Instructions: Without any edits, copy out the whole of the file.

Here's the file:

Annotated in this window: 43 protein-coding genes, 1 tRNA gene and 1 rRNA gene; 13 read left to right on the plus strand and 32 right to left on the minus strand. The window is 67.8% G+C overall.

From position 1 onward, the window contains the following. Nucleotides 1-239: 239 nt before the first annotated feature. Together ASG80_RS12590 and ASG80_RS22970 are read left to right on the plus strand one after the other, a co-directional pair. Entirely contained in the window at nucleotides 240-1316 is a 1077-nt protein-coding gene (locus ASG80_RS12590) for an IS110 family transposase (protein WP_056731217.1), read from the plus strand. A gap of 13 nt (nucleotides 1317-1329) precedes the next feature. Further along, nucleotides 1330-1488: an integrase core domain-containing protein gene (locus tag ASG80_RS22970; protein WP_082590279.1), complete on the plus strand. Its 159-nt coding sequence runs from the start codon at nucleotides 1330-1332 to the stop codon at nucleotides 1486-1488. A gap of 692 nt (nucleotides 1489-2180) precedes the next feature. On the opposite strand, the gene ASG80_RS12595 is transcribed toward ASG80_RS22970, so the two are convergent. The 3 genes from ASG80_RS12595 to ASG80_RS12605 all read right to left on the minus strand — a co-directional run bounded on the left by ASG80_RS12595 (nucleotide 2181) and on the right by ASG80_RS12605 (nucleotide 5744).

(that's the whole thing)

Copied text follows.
Annotated in this window: 43 protein-coding genes, 1 tRNA gene and 1 rRNA gene; 13 read left to right on the plus strand and 32 right to left on the minus strand. The window is 67.8% G+C overall.

From position 1 onward, the window contains the following. Nucleotides 1-239: 239 nt before the first annotated feature. Together ASG80_RS12590 and ASG80_RS22970 are read left to right on the plus strand one after the other, a co-directional pair. Entirely contained in the window at nucleotides 240-1316 is a 1077-nt protein-coding gene (locus ASG80_RS12590) for an IS110 family transposase (protein WP_056731217.1), read from the plus strand. A gap of 13 nt (nucleotides 1317-1329) precedes the next feature. Further along, nucleotides 1330-1488: an integrase core domain-containing protein gene (locus tag ASG80_RS22970; protein WP_082590279.1), complete on the plus strand. Its 159-nt coding sequence runs from the start codon at nucleotides 1330-1332 to the stop codon at nucleotides 1486-1488. A gap of 692 nt (nucleotides 1489-2180) precedes the next feature. On the opposite strand, the gene ASG80_RS12595 is transcribed toward ASG80_RS22970, so the two are convergent. The 3 genes from ASG80_RS12595 to ASG80_RS12605 all read right to left on the minus strand — a co-directional run bounded on the left by ASG80_RS12595 (nucleotide 2181) and on the right by ASG80_RS12605 (nucleotide 5744).